When William Cody Loux was born in March of 1894, his namesake, William F. Cody, was squiring his popular traveling show, Buffalo Bill’s Wild West and Congress of Rough Riders of the World, around the East Coast. ¶ I don’t know if Loux’s parents had any special connection to Buffalo Bill, or if they were simply caught up in the excitement of the day. Nor do I know how Loux—whom everyone called Code—and his wife, Dorothy, came to settle on a quarter section of farmland adjacent to our southwest Nebraska farm, where Code eked out a living raising wheat and hunting, fishing, and trapping along Frenchman Creek, which meandered through both our farms. They were there before I was born.

Code was always old, it seemed to me. I have a picture of him holding me, a content infant, on his denim-covered knee, his face shaded by a gray felt Stetson. We spent a lot of time at Code and Dorothy’s, my sister, two brothers, and me. They took care of us while Dad farmed and Mom, a registered nurse, worked the 3-to-11 shift in Imperial, an 18-mile drive away. 

Code had guns and traps and fishing gear around, which he first showed us and later taught us how to use. He also taught us poker, using matchsticks for chips, which did not win Mom’s approval. He chewed leaf tobacco; again, Mom did not approve. 

Dorothy, eight years younger than Code, wore glasses and dresses of a simple pattern. She was plump, I guess you’d say, if you were being honest about it. She had brushed-back hair and a grandmotherly disposition that did not get in the way if discipline was needed. If, for example, a crew-cut kid ignored her admonition to stop throwing exploding snap caps at her feet, she would resort to spanking to make her point, I can attest.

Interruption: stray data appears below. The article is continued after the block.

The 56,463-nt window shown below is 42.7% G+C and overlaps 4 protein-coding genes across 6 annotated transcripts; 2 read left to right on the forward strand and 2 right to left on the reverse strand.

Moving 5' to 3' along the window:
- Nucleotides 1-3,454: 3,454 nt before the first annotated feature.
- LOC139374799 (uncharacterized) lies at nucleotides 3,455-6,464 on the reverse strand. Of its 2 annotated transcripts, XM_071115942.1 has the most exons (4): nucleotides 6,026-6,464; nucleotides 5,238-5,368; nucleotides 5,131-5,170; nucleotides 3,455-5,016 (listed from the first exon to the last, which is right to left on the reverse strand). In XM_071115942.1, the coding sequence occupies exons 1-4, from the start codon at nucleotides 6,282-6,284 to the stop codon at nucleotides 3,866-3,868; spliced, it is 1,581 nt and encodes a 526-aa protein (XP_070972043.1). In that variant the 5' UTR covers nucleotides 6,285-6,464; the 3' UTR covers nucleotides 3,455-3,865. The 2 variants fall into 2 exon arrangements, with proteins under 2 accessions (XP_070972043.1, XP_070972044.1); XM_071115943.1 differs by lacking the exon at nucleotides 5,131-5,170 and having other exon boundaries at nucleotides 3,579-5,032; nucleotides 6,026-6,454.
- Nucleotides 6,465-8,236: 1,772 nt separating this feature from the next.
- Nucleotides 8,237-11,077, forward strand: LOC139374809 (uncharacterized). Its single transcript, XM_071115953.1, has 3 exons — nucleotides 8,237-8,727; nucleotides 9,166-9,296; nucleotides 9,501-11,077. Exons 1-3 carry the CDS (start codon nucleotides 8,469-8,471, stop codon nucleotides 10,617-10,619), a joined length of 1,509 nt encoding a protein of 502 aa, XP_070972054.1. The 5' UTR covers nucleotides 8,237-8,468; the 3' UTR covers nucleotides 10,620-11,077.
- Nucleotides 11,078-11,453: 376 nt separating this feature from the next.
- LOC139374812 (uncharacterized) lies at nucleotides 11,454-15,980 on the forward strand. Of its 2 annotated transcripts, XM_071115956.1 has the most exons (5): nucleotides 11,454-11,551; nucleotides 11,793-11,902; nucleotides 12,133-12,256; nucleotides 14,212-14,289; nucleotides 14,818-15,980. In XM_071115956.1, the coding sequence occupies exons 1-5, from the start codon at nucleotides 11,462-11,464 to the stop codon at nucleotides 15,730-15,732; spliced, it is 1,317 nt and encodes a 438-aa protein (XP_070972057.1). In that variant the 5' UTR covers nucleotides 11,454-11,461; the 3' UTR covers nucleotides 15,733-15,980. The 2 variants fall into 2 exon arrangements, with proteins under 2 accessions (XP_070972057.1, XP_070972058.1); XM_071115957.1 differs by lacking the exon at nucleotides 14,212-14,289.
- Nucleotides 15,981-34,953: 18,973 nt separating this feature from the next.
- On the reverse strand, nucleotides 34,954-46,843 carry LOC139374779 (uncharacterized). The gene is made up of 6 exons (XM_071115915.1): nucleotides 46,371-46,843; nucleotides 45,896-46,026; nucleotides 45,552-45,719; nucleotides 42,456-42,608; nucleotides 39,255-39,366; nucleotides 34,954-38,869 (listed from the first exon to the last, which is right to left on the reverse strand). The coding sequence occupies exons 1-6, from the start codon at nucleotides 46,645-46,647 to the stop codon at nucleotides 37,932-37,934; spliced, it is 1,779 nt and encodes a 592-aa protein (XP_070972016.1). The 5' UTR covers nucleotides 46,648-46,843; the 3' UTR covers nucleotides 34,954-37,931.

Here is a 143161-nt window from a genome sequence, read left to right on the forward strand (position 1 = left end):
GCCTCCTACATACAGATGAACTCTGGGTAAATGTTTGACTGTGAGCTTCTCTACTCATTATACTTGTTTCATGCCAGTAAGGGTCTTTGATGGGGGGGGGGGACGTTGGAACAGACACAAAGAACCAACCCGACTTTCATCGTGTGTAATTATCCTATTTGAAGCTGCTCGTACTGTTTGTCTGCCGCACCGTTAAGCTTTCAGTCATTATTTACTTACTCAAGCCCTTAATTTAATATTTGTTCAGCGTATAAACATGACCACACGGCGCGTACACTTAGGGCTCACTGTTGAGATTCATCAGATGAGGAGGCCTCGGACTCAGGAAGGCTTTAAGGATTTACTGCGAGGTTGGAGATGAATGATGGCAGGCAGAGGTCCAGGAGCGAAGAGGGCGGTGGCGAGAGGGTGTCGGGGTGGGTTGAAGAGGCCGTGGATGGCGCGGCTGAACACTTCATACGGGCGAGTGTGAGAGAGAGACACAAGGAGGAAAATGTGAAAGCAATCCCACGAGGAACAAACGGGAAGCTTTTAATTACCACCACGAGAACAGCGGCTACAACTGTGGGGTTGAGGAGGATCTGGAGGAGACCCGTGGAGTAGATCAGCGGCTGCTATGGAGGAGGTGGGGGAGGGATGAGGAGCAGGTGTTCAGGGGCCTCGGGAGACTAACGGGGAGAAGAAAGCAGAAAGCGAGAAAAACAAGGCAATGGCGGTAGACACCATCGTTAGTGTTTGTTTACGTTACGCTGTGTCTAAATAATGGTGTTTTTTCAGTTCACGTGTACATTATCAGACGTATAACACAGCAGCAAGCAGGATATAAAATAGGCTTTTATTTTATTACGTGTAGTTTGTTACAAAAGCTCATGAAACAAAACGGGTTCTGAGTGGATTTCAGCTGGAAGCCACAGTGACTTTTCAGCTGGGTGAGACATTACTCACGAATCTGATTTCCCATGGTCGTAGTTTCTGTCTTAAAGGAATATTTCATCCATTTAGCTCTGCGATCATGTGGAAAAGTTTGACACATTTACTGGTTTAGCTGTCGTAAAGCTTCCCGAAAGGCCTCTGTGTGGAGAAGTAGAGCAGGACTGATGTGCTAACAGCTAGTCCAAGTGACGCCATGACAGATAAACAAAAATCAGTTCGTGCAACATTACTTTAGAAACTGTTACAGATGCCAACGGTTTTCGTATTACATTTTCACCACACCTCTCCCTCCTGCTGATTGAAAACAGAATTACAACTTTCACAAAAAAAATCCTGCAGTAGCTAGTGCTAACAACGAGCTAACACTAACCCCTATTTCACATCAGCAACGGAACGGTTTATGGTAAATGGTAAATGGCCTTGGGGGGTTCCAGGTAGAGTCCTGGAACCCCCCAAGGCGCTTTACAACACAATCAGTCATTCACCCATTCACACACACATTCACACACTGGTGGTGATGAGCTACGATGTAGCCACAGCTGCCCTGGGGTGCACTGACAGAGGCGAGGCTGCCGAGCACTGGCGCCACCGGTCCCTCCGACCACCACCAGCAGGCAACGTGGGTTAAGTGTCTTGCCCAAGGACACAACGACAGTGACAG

They had an old green pickup they’d take on infrequent 7-mile trips to Lamar for groceries or even more infrequent trips to Imperial. Dorothy sat beside Code on the bench seat for the drive.

They always seemed happy, content. Code died on his 75th birthday; Dorothy, 10 years later.

I wish I had been a bit older, old enough to understand what Code was teaching us about the outdoors. He told us hunting stories, how he lined up multiple ducks or geese to maximize his take per shot. He gave us furs he’d tanned , which we played with until they were filthy and then discarded.

He made me a coonskin cap—the real thing, with a dark-banded tail and the cut-out crown of one of his old Stetsons stitched into the top for comfort. Though competent in everything else, as I recall, Code wasn’t a hatmaker, I guess, because it fit awkwardly, perching on top of my head, so Dorothy tied it on with a length of cotton string for a photo. In the picture, I’m wearing my standard growing-up uniform of hand-me-down white T-shirt, jeans, and worn canvas shoes. Code and Dorothy’s dog, Toto, is tied to a brick behind me, his rope straining around my leg. I’m holding Code’s big single-barrel shotgun, squinting the wrong eye in a coached attempt to look like I’m aiming.